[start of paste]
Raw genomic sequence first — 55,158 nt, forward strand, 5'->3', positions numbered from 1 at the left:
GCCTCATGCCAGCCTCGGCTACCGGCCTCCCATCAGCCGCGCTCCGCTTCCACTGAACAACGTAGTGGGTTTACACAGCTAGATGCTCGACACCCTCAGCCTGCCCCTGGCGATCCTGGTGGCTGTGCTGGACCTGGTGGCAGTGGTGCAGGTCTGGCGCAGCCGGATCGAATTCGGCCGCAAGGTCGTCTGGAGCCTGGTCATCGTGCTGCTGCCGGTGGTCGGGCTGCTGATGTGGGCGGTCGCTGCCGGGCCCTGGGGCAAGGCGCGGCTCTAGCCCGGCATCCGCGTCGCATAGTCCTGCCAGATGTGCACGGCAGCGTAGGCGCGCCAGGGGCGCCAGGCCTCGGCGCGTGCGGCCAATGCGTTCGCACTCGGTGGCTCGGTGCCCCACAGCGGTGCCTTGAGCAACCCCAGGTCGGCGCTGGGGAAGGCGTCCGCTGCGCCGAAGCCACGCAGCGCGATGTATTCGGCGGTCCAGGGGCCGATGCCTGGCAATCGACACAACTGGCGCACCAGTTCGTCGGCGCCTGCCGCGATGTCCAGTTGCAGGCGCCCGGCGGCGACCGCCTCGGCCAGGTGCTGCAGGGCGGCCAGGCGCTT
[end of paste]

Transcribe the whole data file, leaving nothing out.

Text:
Raw genomic sequence first — 55,158 nt, forward strand, 5'->3', positions numbered from 1 at the left:
GCCTCATGCCAGCCTCGGCTACCGGCCTCCCATCAGCCGCGCTCCGCTTCCACTGAACAACGTAGTGGGTTTACACAGCTAGATGCTCGACACCCTCAGCCTGCCCCTGGCGATCCTGGTGGCTGTGCTGGACCTGGTGGCAGTGGTGCAGGTCTGGCGCAGCCGGATCGAATTCGGCCGCAAGGTCGTCTGGAGCCTGGTCATCGTGCTGCTGCCGGTGGTCGGGCTGCTGATGTGGGCGGTCGCTGCCGGGCCCTGGGGCAAGGCGCGGCTCTAGCCCGGCATCCGCGTCGCATAGTCCTGCCAGATGTGCACGGCAGCGTAGGCGCGCCAGGGGCGCCAGGCCTCGGCGCGTGCGGCCAATGCGTTCGCACTCGGTGGCTCGGTGCCCCACAGCGGTGCCTTGAGCAACCCCAGGTCGGCGCTGGGGAAGGCGTCCGCTGCGCCGAAGCCACGCAGCGCGATGTATTCGGCGGTCCAGGGGCCGATGCCTGGCAATCGACACAACTGGCGCACCAGTTCGTCGGCGCCTGCCGCGATGTCCAGTTGCAGGCGCCCGGCGGCGACCGCCTCGGCCAGGTGCTGCAGGGCGGCCAGGCGCTT